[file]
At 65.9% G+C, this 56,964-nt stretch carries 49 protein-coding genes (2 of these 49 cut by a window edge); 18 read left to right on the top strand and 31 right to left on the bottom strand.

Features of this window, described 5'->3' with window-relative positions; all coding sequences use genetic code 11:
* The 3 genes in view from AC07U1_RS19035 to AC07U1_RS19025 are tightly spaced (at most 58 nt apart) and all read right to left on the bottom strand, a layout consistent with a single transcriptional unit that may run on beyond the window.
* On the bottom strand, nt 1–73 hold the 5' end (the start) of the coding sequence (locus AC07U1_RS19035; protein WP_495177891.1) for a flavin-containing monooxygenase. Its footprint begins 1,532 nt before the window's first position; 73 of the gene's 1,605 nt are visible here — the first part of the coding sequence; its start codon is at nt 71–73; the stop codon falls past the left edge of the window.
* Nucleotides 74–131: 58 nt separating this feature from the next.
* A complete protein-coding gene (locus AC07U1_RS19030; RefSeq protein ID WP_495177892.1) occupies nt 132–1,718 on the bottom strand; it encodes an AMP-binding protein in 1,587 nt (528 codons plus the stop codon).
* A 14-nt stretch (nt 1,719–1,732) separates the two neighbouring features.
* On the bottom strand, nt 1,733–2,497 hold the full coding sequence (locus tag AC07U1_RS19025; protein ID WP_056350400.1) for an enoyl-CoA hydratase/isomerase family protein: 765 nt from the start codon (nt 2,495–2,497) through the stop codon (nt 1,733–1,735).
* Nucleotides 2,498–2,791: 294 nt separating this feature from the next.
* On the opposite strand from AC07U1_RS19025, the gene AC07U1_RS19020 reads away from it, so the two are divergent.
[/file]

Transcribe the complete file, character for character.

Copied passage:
At 65.9% G+C, this 56,964-nt stretch carries 49 protein-coding genes (2 of these 49 cut by a window edge); 18 read left to right on the top strand and 31 right to left on the bottom strand.

Features of this window, described 5'->3' with window-relative positions; all coding sequences use genetic code 11:
* The 3 genes in view from AC07U1_RS19035 to AC07U1_RS19025 are tightly spaced (at most 58 nt apart) and all read right to left on the bottom strand, a layout consistent with a single transcriptional unit that may run on beyond the window.
* On the bottom strand, nt 1–73 hold the 5' end (the start) of the coding sequence (locus AC07U1_RS19035; protein WP_495177891.1) for a flavin-containing monooxygenase. Its footprint begins 1,532 nt before the window's first position; 73 of the gene's 1,605 nt are visible here — the first part of the coding sequence; its start codon is at nt 71–73; the stop codon falls past the left edge of the window.
* Nucleotides 74–131: 58 nt separating this feature from the next.
* A complete protein-coding gene (locus AC07U1_RS19030; RefSeq protein ID WP_495177892.1) occupies nt 132–1,718 on the bottom strand; it encodes an AMP-binding protein in 1,587 nt (528 codons plus the stop codon).
* A 14-nt stretch (nt 1,719–1,732) separates the two neighbouring features.
* On the bottom strand, nt 1,733–2,497 hold the full coding sequence (locus tag AC07U1_RS19025; protein ID WP_056350400.1) for an enoyl-CoA hydratase/isomerase family protein: 765 nt from the start codon (nt 2,495–2,497) through the stop codon (nt 1,733–1,735).
* Nucleotides 2,498–2,791: 294 nt separating this feature from the next.
* On the opposite strand from AC07U1_RS19025, the gene AC07U1_RS19020 reads away from it, so the two are divergent.